However, it's not the case that Digidesign have simply put Sibelius into Pro Tools. There are definitely some clear similarities, such as the way ghosted notes appear on a staff to indicate where the mouse is hovering, the way the notes turn blue when selected (as they do for the first polyphonic voice in Sibelius), and the way the play cursor moves across the page. But many of the editing paradigms have more in common with scoring features traditionally found in other sequencers, such as the way each staff has, in Pro Tools‑speak, Notation Display Track Settings, where the display transposition and quantise adjustments are made, the clef can be chosen, and also split points for piano‑style treble and bass clefs.
When you're working in the MIDI Editor, you can switch to editing the notes as notation by simply enabling the Notation Display button on the editor's toolbar. This gives you a linear view of the score, where the notes run from left to right (as indeed they did in the piano‑roll‑style view), and the nice thing about this view is that it keeps any rulers or lanes you might be displaying in line with the notation. If you're displaying more than one track in the MIDI Editor, Notation View displays each track on its own staff, clearly labelled so that you know exactly what staff corresponds to which track.
Given that the MIDI Editor is track‑based, you could end up seeing quite a number of empty bars if the Notation View displayed a score that represented the entire length of a Session. So to deal with this, there's a handy preference that lets you set how many empty bars are displayed in Notation View after the end of the last Region in the Session. This is set to eight bars by default, allowing you to add notes into an empty spot on a track up to eight bars after the last Region boundary. However, if you don't want to see these extra bars, there's a handy Double Bar mode, which, when enabled, places a double bar line at the end of the last Region in the Session.
The amount of notation editing that can be carried out in Notation View is actually quite limited. You can manipulate notes in exactly the same way you would on the piano‑roll, but that's about all. The only other score elements you can add are time and key‑signature changes, either via the Insert submenu in the editor's context menu, or by adding tempo and key changes in the usual way via Pro Tools' Rulers. Chords can also be added, but the symbols for these don't show up in Notation View, although you can see them on the Ruler.
One really curious aspect of how notation is implemented in Pro Tools is that there are two different windows that can be used for editing scores: as well as the notation view in the MIDI Editor window, described above, there's also a dedicated Score Editor window. The primary difference between the two is that where the notation view in the MIDI Editor window displays each track's notation in a continuous, linear line (much like the Panorama mode introduced in Sibelius 5), the Score Editor shows how the notation will look on the printed page.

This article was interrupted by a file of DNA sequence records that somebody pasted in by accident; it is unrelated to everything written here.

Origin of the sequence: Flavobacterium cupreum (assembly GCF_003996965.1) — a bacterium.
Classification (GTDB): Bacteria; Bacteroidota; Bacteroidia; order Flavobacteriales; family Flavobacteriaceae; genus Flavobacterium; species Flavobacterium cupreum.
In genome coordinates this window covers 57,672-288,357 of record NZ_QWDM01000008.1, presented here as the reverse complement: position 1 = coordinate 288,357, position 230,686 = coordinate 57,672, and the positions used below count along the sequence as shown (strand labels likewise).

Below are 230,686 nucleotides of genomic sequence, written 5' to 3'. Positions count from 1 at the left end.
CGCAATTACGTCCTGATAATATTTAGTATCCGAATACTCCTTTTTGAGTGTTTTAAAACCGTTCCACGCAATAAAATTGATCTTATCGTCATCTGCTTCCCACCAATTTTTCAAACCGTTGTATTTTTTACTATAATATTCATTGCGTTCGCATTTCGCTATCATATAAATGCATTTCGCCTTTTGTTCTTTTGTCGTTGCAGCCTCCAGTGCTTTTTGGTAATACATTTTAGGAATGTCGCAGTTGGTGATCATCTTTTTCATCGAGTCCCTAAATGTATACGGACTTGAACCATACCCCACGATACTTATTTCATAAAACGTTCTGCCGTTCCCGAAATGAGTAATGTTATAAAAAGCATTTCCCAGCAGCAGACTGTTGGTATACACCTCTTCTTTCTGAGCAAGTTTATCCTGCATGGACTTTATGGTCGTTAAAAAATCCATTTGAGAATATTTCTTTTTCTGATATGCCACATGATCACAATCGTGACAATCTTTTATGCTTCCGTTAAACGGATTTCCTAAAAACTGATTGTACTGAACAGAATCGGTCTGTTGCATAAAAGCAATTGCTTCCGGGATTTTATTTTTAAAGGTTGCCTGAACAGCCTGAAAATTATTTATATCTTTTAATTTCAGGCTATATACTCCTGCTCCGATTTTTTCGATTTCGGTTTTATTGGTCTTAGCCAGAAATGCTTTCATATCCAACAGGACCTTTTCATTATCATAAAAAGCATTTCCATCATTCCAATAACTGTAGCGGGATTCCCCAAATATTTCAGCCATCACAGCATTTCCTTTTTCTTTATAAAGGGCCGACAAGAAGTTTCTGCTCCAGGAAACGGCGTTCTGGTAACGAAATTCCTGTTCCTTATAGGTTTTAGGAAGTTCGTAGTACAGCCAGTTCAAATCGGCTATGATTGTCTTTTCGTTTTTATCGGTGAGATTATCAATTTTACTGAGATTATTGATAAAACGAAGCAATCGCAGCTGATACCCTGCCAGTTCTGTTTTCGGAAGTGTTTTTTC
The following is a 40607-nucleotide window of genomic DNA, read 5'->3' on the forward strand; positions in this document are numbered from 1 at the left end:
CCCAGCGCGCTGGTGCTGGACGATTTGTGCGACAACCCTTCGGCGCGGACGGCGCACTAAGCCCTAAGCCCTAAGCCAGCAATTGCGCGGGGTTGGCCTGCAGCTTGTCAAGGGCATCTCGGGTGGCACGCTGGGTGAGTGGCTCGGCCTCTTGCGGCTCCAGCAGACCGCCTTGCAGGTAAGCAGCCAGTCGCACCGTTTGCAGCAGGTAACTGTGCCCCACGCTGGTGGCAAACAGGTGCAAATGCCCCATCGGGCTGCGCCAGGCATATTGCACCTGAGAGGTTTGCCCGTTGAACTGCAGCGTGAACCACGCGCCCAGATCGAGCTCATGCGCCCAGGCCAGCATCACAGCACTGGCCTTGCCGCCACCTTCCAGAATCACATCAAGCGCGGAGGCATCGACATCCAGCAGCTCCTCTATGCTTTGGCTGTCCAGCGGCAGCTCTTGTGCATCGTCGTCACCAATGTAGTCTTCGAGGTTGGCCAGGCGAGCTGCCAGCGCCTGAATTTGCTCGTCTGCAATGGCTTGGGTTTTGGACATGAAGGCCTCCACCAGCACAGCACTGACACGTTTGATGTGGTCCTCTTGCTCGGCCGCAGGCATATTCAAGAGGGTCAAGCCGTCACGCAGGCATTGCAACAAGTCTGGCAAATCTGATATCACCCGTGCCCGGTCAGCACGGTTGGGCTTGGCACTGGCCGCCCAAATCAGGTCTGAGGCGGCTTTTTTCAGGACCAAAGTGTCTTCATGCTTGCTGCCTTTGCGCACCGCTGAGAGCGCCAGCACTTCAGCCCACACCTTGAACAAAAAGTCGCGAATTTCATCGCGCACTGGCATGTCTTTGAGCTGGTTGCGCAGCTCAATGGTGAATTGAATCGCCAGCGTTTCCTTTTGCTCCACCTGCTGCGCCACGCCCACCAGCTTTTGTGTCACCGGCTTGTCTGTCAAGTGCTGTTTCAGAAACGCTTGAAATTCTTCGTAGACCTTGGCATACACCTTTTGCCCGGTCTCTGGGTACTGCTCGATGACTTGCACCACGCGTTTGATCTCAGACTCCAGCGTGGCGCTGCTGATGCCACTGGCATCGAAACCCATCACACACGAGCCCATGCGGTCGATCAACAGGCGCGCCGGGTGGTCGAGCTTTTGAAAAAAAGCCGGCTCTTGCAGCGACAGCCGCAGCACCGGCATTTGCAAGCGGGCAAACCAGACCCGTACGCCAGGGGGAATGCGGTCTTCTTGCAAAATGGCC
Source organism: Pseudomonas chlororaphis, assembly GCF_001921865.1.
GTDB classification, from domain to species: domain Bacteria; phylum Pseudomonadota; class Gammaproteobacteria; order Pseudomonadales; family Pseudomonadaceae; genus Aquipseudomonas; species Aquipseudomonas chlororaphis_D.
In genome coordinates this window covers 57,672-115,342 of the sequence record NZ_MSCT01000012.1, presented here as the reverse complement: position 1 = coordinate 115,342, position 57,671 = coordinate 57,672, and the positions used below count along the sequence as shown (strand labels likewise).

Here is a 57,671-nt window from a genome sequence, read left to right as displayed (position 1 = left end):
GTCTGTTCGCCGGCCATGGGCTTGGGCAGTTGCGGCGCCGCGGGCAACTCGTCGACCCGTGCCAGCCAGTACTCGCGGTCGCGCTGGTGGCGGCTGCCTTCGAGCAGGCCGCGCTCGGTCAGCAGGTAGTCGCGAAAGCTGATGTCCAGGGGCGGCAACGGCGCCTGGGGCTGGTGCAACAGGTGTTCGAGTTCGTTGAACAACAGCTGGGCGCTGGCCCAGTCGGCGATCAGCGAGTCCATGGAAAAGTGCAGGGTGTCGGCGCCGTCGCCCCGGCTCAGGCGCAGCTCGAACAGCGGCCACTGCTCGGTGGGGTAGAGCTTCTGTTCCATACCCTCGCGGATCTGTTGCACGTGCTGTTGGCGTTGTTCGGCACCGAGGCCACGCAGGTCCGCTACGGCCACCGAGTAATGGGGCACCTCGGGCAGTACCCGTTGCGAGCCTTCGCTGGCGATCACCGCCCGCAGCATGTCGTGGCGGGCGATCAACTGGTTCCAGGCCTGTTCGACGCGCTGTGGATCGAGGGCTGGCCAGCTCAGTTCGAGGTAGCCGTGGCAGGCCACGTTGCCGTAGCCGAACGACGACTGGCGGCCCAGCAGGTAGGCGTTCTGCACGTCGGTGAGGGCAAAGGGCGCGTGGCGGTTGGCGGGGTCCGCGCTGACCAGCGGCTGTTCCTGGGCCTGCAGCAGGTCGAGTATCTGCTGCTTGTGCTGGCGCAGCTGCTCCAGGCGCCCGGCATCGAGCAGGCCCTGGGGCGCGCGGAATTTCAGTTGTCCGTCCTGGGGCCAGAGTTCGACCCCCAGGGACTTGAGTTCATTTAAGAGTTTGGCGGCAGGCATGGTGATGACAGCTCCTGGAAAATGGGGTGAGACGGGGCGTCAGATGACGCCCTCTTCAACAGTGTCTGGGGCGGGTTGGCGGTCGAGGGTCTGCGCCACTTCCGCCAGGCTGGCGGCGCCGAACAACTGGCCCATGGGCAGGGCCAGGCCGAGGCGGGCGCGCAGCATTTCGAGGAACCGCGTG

In order to configure the final appearance of the score, there's an additional Score Setup window where you specify the size of the page, the title and composer of the piece, various spacing controls, and also set whether certain elements are included or not, such as page and bar numbers, and track names. You can also set whether chords placed on the Chord Ruler are added to the score, and optionally include appropriate diagrams of the chords for guitarists.
While there are subtle differences between the MIDI and Score Editor windows, I'm not sure I see the reason why the MIDI Editor window's Notation View didn't just include a 'page' mode, or something similar. There would clearly be a good deal of baggage to carry over or hide in the MIDI Editor window when viewing notation as it will look on the page, such as the rulers; but equally, I could see the fact that you can use the two editors to achieve similar and yet different results confusing some users.
For example, while both editors offer the Double Bar button, the MIDI Editor window puts it at the top left of the track labels (presumably so that it's only visible in Notation mode) while the Score Editor puts it on the toolbar. Maybe Digidesign feel that the Score Editor window would be more comfortable for Sibelius users coming to Pro Tools, as opposed to using the MIDI Editor window, but I'm not quite sure.